August 19, 2011
NATO aircraft have bombed the unique anicient city of Leptis Magna in Libya on August 17. 2011.
Leptis Magna (Arabic: لَبْدَة ) also known as Lectis Magna (or Lepcis Magna as it is sometimes spelled), also called Lpqy, Neapolis, Lebida or Lebda to modern-day residents of Libya, was a prominent city of the Roman Empire. Its ruins are located in Al Khums, Libya, 130 km east of Tripoli, on the coast where the Wadi Lebda meets the sea. The site is one of the most spectacular and unspoiled Roman ruins in the Mediterranean.[ wikipedia]
Wednesday, August 17, 2011
Olga Sokolova - It is Russian journalist Nikolay Sologubovskiy went to Libya from the first days on his own to tell the truth about this war. He tells the truth and made actions in Moscow he said opposit opinion from opinnion of Russians massmedia He worries about the Libyan cultural tresures THis exibition attracted the attention from all the world people called from Germany they want to invite this exibition to German ! It is a wonderful chance to tell the truth to the world ! http://www.youtube.com/watch?v=OqwN831dieA
'Cultural property represents in tangible form some of the evidence of man's origins and development, his traditions, artistic and scientific achievements and generally the milieu of which he is a part. The fact that this material has the ability to communicate, either directly or by association, an aspect of reality which transcends time or space gives it special significance and is therefore something to be sought after and protected'
'For the purposes of this Convention, Cultural Property means property which on religious or secular grounds, is specifically designated by each state as being of importance for archaeology, prehistory, history, literature, art or science' (Both quotes from 1970 Paris Convention)
- Moveable Property - 'mobiliers'
- Artifacts (Sculpture, archaeological remains)
- Skeletal remains and grave goods (such as the Ghost Shirt - originally in Kelvin Grove Museum in Glasgow - taken from the body of a dead Sioux warrior after the Battle of Wounded Knee in 1891 and returned March 1999)
- Intellectual property (Indigenous societies genetic material and sequencing, similar to patents, Indian lawyers have been protesting against foreign drug companies trying to patent the healing properties of the spice Turmeric, one of many)
- Immovable Property - 'immobilier'
- Parts of still standing monuments (temple facades, etc) - Parthenon Marbles, Benin Bronzes
July 15, 2011
URGENT! REBELS SMUGGLING ARCHAEOLOGICAL HERITAGE OF LIBYA
The Libyan government aksed for help to the government of Egypt to stop smuggling of archaeological pieces of Shahhat (Cyrene). The rebels are stealing pieces of the ancient cities of the Mediterranean coast of the region of Cyrenaica, cities between Benghazi and Cyrene and especially Tubruk. The Libyan government has also asked the heads of the rebels to stop these thefts because of Libya's archaeological heritage are treasure of all Libyans.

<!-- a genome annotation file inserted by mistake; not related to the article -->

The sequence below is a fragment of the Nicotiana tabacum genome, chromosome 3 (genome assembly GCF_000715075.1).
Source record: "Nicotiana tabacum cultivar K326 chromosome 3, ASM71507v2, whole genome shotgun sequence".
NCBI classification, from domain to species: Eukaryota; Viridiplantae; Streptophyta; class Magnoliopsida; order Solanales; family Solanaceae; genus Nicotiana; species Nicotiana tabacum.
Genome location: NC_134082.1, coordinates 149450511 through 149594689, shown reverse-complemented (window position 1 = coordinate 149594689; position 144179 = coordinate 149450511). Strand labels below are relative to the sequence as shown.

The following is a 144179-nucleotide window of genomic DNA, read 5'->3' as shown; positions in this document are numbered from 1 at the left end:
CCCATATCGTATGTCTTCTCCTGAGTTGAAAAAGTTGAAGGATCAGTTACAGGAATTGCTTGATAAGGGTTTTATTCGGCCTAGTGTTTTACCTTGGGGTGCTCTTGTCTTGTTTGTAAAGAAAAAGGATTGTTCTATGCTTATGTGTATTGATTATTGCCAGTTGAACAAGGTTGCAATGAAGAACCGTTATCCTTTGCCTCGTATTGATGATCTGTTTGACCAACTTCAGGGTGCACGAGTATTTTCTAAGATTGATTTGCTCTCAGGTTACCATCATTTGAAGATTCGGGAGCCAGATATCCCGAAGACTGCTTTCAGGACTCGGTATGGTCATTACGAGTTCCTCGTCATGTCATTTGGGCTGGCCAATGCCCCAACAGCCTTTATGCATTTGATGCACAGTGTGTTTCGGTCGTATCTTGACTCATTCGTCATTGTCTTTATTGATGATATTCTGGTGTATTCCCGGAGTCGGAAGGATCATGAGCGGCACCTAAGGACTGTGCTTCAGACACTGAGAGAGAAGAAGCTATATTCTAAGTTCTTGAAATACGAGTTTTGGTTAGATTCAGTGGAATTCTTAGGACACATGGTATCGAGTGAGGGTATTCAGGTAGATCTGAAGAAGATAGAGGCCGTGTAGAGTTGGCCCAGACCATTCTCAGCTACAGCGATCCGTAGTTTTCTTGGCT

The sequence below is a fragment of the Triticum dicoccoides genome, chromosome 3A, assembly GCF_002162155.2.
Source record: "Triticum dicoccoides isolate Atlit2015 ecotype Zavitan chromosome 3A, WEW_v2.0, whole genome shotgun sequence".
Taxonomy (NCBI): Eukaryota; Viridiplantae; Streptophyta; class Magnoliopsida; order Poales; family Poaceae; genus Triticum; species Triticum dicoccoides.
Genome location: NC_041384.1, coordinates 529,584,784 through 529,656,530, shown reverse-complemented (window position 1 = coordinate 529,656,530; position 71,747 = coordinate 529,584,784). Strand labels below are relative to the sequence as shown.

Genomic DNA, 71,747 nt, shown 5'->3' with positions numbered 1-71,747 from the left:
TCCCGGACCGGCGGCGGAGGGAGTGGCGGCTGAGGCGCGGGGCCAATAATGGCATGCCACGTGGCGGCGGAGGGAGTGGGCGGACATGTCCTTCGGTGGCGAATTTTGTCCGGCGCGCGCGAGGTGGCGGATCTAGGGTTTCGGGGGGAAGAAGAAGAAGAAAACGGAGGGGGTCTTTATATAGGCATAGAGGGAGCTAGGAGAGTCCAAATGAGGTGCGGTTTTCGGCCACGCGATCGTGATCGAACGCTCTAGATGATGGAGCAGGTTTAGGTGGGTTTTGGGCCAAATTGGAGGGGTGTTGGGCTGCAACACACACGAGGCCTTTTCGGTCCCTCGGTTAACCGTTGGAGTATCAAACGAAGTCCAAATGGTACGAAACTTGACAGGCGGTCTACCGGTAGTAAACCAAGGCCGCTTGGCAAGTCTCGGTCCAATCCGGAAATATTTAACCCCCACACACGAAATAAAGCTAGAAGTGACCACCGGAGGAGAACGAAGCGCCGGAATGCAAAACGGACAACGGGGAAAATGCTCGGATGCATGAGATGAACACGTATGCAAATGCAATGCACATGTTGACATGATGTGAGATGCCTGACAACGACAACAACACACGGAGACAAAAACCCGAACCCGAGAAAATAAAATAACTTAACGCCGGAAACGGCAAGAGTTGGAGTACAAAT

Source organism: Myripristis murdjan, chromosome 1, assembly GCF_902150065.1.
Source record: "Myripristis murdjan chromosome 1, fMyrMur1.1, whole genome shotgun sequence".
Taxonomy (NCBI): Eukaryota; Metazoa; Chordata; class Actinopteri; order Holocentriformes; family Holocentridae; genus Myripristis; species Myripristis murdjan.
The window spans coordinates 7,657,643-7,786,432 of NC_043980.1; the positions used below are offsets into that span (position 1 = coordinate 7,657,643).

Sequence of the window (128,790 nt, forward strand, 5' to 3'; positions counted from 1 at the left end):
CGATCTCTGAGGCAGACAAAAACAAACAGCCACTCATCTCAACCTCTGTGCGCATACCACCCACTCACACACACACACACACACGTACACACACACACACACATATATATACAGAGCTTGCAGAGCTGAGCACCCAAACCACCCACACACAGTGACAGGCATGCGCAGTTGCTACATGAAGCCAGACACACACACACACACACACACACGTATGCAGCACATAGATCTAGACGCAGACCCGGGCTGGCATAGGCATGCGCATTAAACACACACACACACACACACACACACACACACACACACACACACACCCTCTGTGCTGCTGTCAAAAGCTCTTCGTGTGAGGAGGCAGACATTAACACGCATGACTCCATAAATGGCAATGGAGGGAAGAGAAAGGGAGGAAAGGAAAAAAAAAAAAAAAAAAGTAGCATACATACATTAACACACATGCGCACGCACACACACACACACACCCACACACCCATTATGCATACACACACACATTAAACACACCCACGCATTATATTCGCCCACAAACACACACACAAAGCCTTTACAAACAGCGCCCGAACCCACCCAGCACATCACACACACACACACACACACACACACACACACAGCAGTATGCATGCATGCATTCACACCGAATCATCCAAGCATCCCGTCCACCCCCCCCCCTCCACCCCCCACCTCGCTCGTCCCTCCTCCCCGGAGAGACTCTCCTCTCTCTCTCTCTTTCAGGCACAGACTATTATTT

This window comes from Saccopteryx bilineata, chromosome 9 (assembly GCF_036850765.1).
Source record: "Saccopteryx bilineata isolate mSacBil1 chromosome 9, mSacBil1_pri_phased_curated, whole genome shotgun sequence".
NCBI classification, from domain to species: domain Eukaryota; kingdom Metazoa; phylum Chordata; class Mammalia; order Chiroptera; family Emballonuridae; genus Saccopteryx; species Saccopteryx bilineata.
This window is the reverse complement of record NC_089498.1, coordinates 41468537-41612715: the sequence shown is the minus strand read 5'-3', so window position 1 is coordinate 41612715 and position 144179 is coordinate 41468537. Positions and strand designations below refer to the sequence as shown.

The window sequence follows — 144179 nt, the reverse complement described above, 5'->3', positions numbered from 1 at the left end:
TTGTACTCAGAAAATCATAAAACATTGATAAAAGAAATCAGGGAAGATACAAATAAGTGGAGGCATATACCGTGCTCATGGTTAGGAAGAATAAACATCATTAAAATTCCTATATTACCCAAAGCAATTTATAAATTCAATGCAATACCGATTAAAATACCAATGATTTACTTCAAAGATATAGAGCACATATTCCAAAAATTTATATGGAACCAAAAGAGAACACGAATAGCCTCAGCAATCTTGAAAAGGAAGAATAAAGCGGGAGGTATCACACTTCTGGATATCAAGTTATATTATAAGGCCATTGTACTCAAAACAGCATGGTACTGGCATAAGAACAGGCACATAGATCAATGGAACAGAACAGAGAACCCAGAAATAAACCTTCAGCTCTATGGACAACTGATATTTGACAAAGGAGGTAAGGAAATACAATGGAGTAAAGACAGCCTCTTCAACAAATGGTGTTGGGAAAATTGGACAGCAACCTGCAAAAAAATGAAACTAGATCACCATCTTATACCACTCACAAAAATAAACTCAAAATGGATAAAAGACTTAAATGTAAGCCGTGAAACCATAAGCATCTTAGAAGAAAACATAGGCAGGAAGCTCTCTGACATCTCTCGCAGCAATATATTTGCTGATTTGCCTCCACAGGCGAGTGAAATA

The cities of Cyrenaica are of Greek origin. During the Roman Cyrene was the largest city and largest Pentapolis and the capital of the region.
The damage that is causing the U.S. invasion, France and England to Libya is becoming of more and larger proportions.
In Iraq someone stoled the world's best museums of history and are now doing the same in the ancient cities of Cyrenaica.
It is urgent to stop the plunder! Is it not enough to kill and destroy? They are also and stealing. http://leonorenlibia.blogspot.com/2011/07/urgente-los-rebeldes-roban-el.html
Wednesday, March 23, 2011
The Director-General of UNESCO, Irina Bokova, called on both Libya and the coalition of States implementing a no-fly zone over the country to respect the Hague Convention on the Protection of Cultural Property in the Event of Armed Conflict (1954) and its two (1954 and 1999) Protocols, as appropriate, and keep military operations away from cultural sites. http://whc.unesco.org/en/news/730
Libya's cultural heritage includes five sites inscribed on UNESCO's World Heritage List. They are:
- Old Town of GhadamŔs - Known as 'the pearl of the desert', Ghadames stands in an oasis. It is one of the oldest pre-Saharan cities and an outstanding example of a traditional settlement.
- Rock-Art Sites of Tadrart Acacus - On the borders of Tassili N'Ajjer in Algeria, also a World Heritage site, this rocky massif has thousands of cave paintings in very different styles, dating from 12,000 B.C. to A.D. 100. They reflect marked changes in the fauna and flora, and also the different ways of life of the populations that succeeded one another in this region of the Sahara.